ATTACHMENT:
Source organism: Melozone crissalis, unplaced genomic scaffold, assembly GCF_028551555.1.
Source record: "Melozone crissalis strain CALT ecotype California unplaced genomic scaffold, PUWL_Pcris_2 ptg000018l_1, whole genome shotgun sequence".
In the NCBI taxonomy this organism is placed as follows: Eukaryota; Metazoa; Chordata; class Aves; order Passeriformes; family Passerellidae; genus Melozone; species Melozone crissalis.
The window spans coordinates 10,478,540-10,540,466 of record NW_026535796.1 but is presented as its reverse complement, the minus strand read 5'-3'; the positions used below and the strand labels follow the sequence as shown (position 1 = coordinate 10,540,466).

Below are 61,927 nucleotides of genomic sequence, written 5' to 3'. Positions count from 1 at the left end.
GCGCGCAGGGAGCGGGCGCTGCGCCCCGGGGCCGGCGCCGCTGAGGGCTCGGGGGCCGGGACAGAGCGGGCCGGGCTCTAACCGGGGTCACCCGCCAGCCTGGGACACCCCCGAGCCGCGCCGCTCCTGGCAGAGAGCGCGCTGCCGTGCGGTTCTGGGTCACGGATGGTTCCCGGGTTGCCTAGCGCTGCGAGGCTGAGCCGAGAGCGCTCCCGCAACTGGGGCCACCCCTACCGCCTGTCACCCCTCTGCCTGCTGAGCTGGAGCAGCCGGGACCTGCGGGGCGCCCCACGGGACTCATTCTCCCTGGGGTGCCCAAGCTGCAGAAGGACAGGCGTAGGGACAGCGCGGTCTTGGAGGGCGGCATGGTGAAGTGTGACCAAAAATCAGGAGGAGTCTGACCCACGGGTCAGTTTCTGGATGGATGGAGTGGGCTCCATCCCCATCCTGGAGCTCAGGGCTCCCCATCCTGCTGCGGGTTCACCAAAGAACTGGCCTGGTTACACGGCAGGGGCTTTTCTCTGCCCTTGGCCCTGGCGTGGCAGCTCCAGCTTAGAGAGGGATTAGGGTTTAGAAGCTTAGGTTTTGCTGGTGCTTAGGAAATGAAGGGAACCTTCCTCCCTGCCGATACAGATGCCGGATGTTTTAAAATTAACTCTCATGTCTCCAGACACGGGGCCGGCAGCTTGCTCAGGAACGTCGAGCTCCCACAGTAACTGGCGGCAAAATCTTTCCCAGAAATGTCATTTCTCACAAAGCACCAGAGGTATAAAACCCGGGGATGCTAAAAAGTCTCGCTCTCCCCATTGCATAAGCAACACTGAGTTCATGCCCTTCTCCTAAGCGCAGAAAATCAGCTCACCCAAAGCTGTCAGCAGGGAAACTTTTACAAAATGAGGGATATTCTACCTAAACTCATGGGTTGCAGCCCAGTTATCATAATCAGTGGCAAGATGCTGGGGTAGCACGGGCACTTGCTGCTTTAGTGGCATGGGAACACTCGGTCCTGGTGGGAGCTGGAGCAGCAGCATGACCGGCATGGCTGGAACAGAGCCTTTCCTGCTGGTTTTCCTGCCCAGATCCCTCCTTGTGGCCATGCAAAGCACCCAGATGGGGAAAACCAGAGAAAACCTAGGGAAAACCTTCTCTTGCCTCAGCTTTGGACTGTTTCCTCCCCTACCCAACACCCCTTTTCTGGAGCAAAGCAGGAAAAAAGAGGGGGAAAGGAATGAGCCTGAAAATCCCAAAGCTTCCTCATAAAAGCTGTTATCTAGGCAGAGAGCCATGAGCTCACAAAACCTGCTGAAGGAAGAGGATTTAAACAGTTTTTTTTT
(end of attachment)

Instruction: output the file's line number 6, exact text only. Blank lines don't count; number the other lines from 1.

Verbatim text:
GCGCGCAGGGAGCGGGCGCTGCGCCCCGGGGCCGGCGCCGCTGAGGGCTCGGGGGCCGGGACAGAGCGGGCCGGGCTCTAACCGGGGTCACCCGCCAGCCTGGGACACCCCCGAGCCGCGCCGCTCCTGGCAGAGAGCGCGCTGCCGTGCGGTTCTGGGTCACGGATGGTTCCCGGGTTGCCTAGCGCTGCGAGGCTGAGCCGAGAGCGCTCCCGCAACTGGGGCCACCCCTACCGCCTGTCACCCCTCTGCCTGCTGAGCTGGAGCAGCCGGGACCTGCGGGGCGCCCCACGGGACTCATTCTCCCTGGGGTGCCCAAGCTGCAGAAGGACAGGCGTAGGGACAGCGCGGTCTTGGAGGGCGGCATGGTGAAGTGTGACCAAAAATCAGGAGGAGTCTGACCCACGGGTCAGTTTCTGGATGGATGGAGTGGGCTCCATCCCCATCCTGGAGCTCAGGGCTCCCCATCCTGCTGCGGGTTCACCAAAGAACTGGCCTGGTTACACGGCAGGGGCTTTTCTCTGCCCTTGGCCCTGGCGTGGCAGCTCCAGCTTAGAGAGGGATTAGGGTTTAGAAGCTTAGGTTTTGCTGGTGCTTAGGAAATGAAGGGAACCTTCCTCCCTGCCGATACAGATGCCGGATGTTTTAAAATTAACTCTCATGTCTCCAGACACGGGGCCGGCAGCTTGCTCAGGAACGTCGAGCTCCCACAGTAACTGGCGGCAAAATCTTTCCCAGAAATGTCATTTCTCACAAAGCACCAGAGGTATAAAACCCGGGGATGCTAAAAAGTCTCGCTCTCCCCATTGCATAAGCAACACTGAGTTCATGCCCTTCTCCTAAGCGCAGAAAATCAGCTCACCCAAAGCTGTCAGCAGGGAAACTTTTACAAAATGAGGGATATTCTACCTAAACTCATGGGTTGCAGCCCAGTTATCATAATCAGTGGCAAGATGCTGGGGTAGCACGGGCACTTGCTGCTTTAGTGGCATGGGAACACTCGGTCCTGGTGGGAGCTGGAGCAGCAGCATGACCGGCATGGCTGGAACAGAGCCTTTCCTGCTGGTTTTCCTGCCCAGATCCCTCCTTGTGGCCATGCAAAGCACCCAGATGGGGAAAACCAGAGAAAACCTAGGGAAAACCTTCTCTTGCCTCAGCTTTGGACTGTTTCCTCCCCTACCCAACACCCCTTTTCTGGAGCAAAGCAGGAAAAAAGAGGGGGAAAGGAATGAGCCTGAAAATCCCAAAGCTTCCTCATAAAAGCTGTTATCTAGGCAGAGAGCCATGAGCTCACAAAACCTGCTGAAGGAAGAGGATTTAAACAGTTTTTTTTT